Note that such extended search results are known to be important and relevant because they are cited by hubs in relevant contexts, even though they might not mention the search term at all. By returning hubs and extended results, this method is likely to give us all the sources required for an overview of a sugya. In fact, these extended search results can be thought of as “curated” results, in the sense that they have been selected by reliable hubs as relevant.

As before, it should be clarified that these automatically curated results will still contain a certain percentage of false positives, and their use will require some educated filtering and review. Thus, these results are not quite as helpful as the summaries currently provided by encyclopedias and yalkutim, which are manually curated and organized. Nevertheless, it goes a long way in that direction; indeed, some educated users might actually prefer to be provided with a less selectively curated assortment of the most relevant sources than one gets in yalkutim, so that they might determine the key sources for themselves.

What is the Current State of Play?

The tools described above are not all available yet, but the underlying technologies already exist. So let’s try to describe the current state of play a bit more precisely: what is already available, what can be expected in the short-term and the medium-term, and what is unlikely to turn up in the foreseeable future?

Reliable vocalization of Hebrew texts is already available, though it is currently more accurate on modern Hebrew texts than for rabbinic texts that mix Hebrew and Aramaic.[16] Automated abbreviation expansion is available as well.[17] Punctuation is still in the laboratory stage[18], but will likely be available within a year or so.

Automated synopsis construction is already available.[19] Reconstruction of the stemma (a graph showing which manuscripts draw on which earlier manuscripts) and the ur-text are in the laboratory stage, as is error-correction of single manuscripts using language models.

Tools that identify quotes from earlier sources are currently effective for identifying paraphrases from biblical, Mishnaic, and Talmudic texts.[20] Identification of paraphrases from any prior source is in the laboratory stage. (Biblical and Talmudic texts are currently easier to work with as a result of the availability of manual annotation indicating the morphology and lexeme of each word in the text.)

Tools for solving standard authorship attribution problems (was a text written by Author X or Author Y) are already in wide use. Tools for authorship verification and forgery detection (are two texts by the same author) and tools for source criticism (distinguishing stylistic or authorial threads within a text) are available and, though they still need more work to extend their scope and reliability, have already produced interesting results. Thus, for example, author verification has been used to solve well-known questions regarding pseudepigrapha: Was the book of responsa, Torah Lishmah, alleged in its preface to have been written by one Yechezkel Kahli, actually a youthful work of Yosef Hayim of Baghdad (better known as Ben Ish Hai)? Indeed it was.[21] Were the letters signed by early hasidic masters, allegedly found in a trove in St. Petersburg after the Russian revolution, authentic? They were not.[22] Who wrote the anonymous anti-Rabbinic polemic קול סכל? It turns out that it was written by Leone Modena, the same author who penned the scathing critique of that very same book.[23]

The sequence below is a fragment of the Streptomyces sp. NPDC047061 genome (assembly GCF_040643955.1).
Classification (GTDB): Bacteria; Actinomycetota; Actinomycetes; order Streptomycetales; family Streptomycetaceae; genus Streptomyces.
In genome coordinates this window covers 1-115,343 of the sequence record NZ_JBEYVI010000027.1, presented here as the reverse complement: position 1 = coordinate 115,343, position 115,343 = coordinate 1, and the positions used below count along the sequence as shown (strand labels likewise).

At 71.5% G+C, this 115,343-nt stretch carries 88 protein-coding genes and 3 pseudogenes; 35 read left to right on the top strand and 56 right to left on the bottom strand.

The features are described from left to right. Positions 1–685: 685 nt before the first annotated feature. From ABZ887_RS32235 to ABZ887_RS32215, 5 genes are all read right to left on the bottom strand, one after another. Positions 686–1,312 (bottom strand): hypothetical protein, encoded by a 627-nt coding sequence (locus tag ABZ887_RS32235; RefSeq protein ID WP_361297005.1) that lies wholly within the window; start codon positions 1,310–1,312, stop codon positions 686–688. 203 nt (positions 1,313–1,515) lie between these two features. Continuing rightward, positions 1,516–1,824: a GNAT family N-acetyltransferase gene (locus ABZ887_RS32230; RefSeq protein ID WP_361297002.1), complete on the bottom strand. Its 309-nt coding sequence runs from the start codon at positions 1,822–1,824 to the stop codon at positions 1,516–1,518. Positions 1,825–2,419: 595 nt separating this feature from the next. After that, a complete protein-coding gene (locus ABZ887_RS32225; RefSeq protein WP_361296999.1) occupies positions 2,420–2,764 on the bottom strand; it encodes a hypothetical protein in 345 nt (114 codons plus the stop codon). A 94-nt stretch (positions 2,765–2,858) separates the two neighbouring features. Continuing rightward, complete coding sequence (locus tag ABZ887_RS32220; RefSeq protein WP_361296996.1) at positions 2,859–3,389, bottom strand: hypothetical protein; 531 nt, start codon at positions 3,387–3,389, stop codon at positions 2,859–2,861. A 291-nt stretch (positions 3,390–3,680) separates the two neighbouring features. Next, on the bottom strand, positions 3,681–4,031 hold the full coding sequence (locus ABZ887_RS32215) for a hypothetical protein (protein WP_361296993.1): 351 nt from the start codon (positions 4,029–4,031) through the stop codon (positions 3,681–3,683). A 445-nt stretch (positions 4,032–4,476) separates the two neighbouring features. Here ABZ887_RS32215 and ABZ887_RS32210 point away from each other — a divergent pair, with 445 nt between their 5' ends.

Advanced search tools that overcome common problems associated with orthographic and morphological variants already exist for biblical and Talmudic texts.[24] For instance, on the orthographic plane, one can search ונטמאתם and find ונטמתם (Lev. 11:43); and, on the morphological plane, one can search גמל, and then narrow down the results to those results that deal with camels (e.g., Gen. 24:46: וְגַם גְּמַלֶּיךָ אַשְׁקֶה), or to those results that deal with retribution (e.g., Ps. 137:8: גְּמוּלֵךְ שֶׁגָּמַלְתְּ לָנוּ).

Handwritten Text Recognition tools for automatic digitization of Hebrew manuscripts are currently available as well.[25]

All of the above tasks have either been completed or will be completed in the next few years. But note that all these tools are merely efficient ways of providing that which has already been done manually. The difference is one of scale. Projects that have taken lifetimes or have built on the efforts of teams of skilled editors might be scaled to the entirety of Jewish literature in relatively rapid fashion. Once a viable algorithm is designed and developed, its application to the corpus as a whole is just a matter of raw computing power.

Thus, if until now, the trend of creating accessible versions – vocalized, punctuated, and with expanded abbreviations – has been applied to a very limited set of texts, automated methods could facilitate the production of accessible versions of virtually any text in the near future. The same is true regarding the scholarly world and the production of scholarly editions of Rabbinic texts. Until now, the painstaking work required to produce critical editions has resulted in a situation where only a small portion of the corpus has been properly edited. Only selected chapters of the Talmud,[26] Midrash,[27] and some other canonical works have ever been published in critical editions. Automated methods for the creation of critical editions of almost any book could be available in several years.